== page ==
Cat hairballs are hair that was not digested, accumulated and coughed out. Cats will either pass hair through their digestive system or the hair will build up in their bodies causing the retching and heaving required to get rid of it. Cat hairballs are masses of fur that form in your cat's stomach. They are one of the most common health problems of cats.
Cat hairballs are a normal phenomenon in feline and there are many ways to manage them. The three most common remedies to help decrease the frequency or size of hairballs are hairball lubricants, fiber supplements, and improved grooming. There are some dry commercial cat foods specially formulated for hairball remedy. The best way, of course, is prevention.
According to some vets who operates a large cat practice, the biggest problems with intestinal lubricants are not using enough each time or not using it frequently enough. In almost all cases, the most effective dose is a two-inch strip from the tube of lubricant twice daily for two days.
With regard to diet, usually, a higher fiber diet can assist in the passage of hair through the digestive tract. Additionally, some pet food companies manufacture food for cats with recurrent cat hair ball problems. Ask your veterinarian about these. Be aware that most cat hairball diets on the market have 2-10 times the normal amount of fiber, which is potentially irritating to the tender lining of the gastrointestinal tract. If you try one of these foods, make the switch gradually, and be sure to watch closely for too-loose or too-dry stools; either may result.
Brushing your cat and helping with its grooming lowers the chance of it swallowing a lot of hair and will help keep its fur shiny, smooth, and free of tangles. The act of licking themselves helps to untangle and remove loose hair. Their tongues are specifically made for the task. Long-haired cats especially need more protection from hairballs.
Cats shed heavily in a change of season especially from winter to spring and summer. Shedding can also be caused by a lack of adequate diet and care. Most cats adore being gently brushed, so keep a cat brush next to each of your favorite chairs. When kitty jumps in your lap, the brush will be handy.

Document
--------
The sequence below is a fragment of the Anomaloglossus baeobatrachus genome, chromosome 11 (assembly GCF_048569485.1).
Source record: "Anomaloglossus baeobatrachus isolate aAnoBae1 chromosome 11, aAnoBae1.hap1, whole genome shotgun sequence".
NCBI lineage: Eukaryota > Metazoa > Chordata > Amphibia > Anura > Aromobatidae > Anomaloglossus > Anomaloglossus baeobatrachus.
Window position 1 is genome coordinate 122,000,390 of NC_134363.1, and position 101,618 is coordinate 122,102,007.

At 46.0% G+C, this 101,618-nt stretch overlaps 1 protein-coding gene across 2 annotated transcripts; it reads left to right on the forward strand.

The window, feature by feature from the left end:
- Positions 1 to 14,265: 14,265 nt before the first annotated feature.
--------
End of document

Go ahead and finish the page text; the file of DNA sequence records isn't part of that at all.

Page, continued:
Cat hairballs can only be predicted once a cat starts retching and vomiting. We can only hope that the cat gets that blockage out without trouble. Hairballs are a common problem with cats simply because it is part of their nature to keep themselves clean. In fact there are very few animals that are so meticulous about keeping themselves clean as a cat. Cat Hairballs are made up of all of the tiny hairs that the cat swallows while grooming.
As already stated, although vomiting may be a sign of hairballs, it may also be a sign of other problems, particularly if your cat doesn't bring up hairballs or if it vomits more than about once a week. A visit to the veterinarian may be in order. Longhaired breeds especially need special attention. During the spring when all cats shed, daily brushing is most important.
If vomiting fails to expel a hairball, this hair can get lodged in the stomach or intestine where larger clumps of hair can build up. It can compact with undigested food in the stomach and gastrointestinal tract. Impactions are serious business, and sometimes must be removed surgically. At the very least, it could compact and cause constipation. Cat hairballs are considered the leading cause of constipation in cats.
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